Equilibrium in Continuous-Time Financial Markets: Endogenously Dynamically Complete Markets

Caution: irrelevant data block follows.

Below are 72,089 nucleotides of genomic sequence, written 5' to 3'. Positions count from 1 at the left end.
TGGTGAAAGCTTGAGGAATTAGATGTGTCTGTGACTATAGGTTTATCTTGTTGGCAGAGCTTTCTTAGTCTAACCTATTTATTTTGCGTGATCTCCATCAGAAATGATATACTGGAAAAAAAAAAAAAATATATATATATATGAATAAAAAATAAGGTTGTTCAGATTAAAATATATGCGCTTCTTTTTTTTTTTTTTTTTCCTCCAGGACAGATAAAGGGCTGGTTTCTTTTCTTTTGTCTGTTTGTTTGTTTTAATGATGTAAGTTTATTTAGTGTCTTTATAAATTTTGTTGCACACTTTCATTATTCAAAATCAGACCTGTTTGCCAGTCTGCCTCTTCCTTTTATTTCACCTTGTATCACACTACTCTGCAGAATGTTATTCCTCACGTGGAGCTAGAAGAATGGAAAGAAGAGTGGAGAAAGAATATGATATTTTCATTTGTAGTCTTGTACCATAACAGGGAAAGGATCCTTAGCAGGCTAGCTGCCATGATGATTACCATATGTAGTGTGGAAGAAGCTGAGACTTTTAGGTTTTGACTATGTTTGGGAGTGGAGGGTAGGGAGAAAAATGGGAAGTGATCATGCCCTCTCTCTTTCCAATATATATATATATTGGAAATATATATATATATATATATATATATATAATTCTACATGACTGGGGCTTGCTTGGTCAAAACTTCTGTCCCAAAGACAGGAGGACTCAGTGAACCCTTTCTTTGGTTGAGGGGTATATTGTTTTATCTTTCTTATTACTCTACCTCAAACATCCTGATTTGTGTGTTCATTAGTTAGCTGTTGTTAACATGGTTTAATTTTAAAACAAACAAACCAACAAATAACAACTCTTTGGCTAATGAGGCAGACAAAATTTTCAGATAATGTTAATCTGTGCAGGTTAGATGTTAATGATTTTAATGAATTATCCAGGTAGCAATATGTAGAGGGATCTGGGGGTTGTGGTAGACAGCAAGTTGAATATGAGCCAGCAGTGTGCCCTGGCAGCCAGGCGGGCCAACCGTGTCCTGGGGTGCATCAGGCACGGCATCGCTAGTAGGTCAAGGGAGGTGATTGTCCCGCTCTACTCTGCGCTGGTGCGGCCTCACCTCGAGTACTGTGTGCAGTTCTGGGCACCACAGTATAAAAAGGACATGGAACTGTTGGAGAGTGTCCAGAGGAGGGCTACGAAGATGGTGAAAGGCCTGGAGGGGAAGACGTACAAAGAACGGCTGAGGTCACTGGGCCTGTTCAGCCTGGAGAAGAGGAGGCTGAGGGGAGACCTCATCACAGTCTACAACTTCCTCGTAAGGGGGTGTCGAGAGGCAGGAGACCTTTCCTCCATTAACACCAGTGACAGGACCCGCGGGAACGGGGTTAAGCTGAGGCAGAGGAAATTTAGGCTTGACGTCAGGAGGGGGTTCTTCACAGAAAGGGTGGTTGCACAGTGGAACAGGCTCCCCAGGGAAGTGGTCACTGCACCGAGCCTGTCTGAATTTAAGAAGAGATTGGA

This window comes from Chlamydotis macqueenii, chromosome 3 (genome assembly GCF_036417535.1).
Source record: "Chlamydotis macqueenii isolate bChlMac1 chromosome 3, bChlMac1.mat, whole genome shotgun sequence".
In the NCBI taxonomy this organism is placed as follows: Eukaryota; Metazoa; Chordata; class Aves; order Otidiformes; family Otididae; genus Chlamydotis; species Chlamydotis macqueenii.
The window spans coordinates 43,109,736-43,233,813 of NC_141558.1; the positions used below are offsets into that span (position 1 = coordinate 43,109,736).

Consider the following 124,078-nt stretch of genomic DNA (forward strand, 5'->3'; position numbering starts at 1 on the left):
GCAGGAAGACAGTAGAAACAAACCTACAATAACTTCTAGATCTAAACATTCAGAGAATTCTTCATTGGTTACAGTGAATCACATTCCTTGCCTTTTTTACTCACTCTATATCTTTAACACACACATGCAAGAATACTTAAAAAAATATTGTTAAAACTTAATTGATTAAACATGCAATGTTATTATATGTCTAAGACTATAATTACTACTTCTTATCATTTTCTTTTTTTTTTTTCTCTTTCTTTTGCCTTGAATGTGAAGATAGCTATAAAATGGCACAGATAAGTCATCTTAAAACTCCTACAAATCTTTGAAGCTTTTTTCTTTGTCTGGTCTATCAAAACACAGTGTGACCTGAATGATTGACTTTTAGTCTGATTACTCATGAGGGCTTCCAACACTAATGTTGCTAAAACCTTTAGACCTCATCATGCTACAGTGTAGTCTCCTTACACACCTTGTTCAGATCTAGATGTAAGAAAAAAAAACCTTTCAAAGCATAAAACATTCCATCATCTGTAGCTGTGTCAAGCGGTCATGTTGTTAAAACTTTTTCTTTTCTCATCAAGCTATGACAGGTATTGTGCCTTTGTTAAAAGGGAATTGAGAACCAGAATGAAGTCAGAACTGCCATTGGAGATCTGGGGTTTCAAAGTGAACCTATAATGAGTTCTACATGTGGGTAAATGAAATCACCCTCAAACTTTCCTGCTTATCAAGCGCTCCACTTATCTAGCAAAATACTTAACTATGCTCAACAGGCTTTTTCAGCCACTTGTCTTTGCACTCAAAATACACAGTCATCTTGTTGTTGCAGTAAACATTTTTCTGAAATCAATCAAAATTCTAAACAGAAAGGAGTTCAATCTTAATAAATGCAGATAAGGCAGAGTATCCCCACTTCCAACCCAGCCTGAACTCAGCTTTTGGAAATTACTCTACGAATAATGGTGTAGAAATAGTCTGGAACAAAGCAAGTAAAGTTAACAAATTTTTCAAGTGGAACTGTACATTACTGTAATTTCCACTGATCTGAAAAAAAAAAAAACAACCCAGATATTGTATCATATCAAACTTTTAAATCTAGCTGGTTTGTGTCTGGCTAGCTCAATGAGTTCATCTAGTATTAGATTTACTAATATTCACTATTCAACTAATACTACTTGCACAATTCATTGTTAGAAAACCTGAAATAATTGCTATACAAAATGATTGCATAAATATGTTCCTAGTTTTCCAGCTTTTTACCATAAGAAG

We prove existence of equilibrium in a continuous-time securities market in which the securities are potentially dynamically complete: the number of securities is at least one more than the number of independent sources of uncertainty. We prove that dynamic completeness of the candidate equilibrium price process follows from mild exogenous assumptions on the economic primitives of the model. Our result is universal, rather than generic: dynamic completeness of the candidate equilibrium price process and existence of equilibrium follow from the way information is revealed in a Brownian filtration, and of a mild exogenous nondegeneracy condition on the terminal security dividends. The nondegeneracy condition, which requires that finding one point at which a determinant of a Jacobian matrix of dividends is nonzero, is very easy to check. We find that the equilibrium prices, consumptions, and trading strategies are well-behaved functions of the stochastic process describing the evolution of information. We prove that equilibria of discrete approximations converge to equilibria of the continuous-time economy.